Iron: Oxidative Stress and Neurodegeneration
Protein Oxidation and Heme Oxygenase-1 Induction in Porcine White Matter following Intracerebral Infusions of Whole Blood or PlasmaWagner K.R.a,c,d · Packard B.A.c · Hall C.L.a · Smulian A.G.d · Linke M.J.d · de Courten-Myers G.M.b · Packard L.M.a · Hall N.C.a
Departments of aNeurology and bPathology and Laboratory Medicine, and cNeuroscience Graduate Program, University of Cincinnati College of Medicine, and dMedical Research Service, Department of Veterans Affairs Medical Center, Cincinnati, Ohio, USA
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Article / Publication Details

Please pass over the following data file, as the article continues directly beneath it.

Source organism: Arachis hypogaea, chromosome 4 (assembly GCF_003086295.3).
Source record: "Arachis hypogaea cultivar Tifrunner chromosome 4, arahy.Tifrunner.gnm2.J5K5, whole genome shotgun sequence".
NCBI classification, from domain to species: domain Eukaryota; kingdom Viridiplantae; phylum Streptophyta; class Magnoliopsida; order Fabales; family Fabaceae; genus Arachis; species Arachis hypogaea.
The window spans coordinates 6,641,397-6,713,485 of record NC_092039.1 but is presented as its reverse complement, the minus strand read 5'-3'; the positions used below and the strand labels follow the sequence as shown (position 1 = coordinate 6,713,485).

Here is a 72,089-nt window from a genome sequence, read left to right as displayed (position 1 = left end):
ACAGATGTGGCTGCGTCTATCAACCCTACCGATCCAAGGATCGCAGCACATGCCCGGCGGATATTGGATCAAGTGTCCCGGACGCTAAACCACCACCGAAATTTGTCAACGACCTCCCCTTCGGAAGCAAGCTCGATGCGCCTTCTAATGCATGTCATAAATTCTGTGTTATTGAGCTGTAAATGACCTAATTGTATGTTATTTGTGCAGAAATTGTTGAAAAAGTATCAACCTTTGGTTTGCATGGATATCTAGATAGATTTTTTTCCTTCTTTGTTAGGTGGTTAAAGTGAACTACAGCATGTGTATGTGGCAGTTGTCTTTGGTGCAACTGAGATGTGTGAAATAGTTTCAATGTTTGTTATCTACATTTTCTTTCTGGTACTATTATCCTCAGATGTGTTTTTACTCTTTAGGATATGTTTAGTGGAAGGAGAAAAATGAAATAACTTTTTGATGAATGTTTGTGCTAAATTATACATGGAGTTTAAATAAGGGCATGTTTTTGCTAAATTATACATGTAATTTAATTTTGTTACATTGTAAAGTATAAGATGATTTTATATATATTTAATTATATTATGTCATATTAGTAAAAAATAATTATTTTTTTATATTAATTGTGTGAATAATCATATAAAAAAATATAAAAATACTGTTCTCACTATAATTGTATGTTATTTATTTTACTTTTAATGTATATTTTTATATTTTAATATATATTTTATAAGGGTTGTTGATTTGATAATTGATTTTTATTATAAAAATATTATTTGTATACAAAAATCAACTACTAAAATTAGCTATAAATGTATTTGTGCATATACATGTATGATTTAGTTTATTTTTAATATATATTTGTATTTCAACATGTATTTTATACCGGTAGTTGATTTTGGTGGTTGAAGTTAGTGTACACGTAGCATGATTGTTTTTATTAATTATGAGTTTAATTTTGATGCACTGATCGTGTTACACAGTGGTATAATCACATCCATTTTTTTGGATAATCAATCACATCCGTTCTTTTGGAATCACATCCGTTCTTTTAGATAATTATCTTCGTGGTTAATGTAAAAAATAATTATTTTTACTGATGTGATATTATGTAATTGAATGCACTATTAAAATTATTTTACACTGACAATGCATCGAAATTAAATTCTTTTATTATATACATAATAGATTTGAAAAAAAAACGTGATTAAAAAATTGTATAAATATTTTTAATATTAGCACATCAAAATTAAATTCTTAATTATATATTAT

Spontaneous or traumatic intracerebral hemorrhage (ICH) in the white matter of neonates, children and adults causes significant mortality and morbidity. The detailed biochemical mechanisms through which blood damages white matter are poorly defined. Presently, we tested the hypothesis that ICH induces rapid oxidative stress in white matter. Also, since clot-derived plasma proteins accumulate in white matter after ICH and these proteins can induce oxidative stress in microglia in vitro, we determined whether the blood’s plasma component alone induces oxidative stress. Lastly, since heme oxygenase-1 (HO-1) induction is highly sensitive to oxidative stress, we also examined white matter HO-1 gene expression. We infused either whole blood or plasma (2.5 ml) into the frontal hemispheric white matter of pentobarbital-anesthetized pigs (∼1 kg) over 15 min. We monitored and controlled physiologic variables and froze brains in situ between 1 and 24 h after ICH. White matter oxidative stress was determined by measuring protein carbonyl formation and HO-1 gene expression by RT-PCR. Protein carbonyl formation occurred rapidly in the white matter adjacent to both blood and plasma clots with significant elevations (3- to 4-fold) already 1 h after infusion. This increase remained through the first 24 h. HO-1 mRNA was rapidly induced in white matter with either whole blood or plasma infusions. These results demonstrate that not only whole blood but also its plasma component are capable of rapidly inducing oxidative stress in white matter. This rapid response, possibly in microglial cells, may contribute to white matter damage not only following ICH, but also in pathophysiological states in which blood-brain-barrier permeability to plasma proteins is increased.
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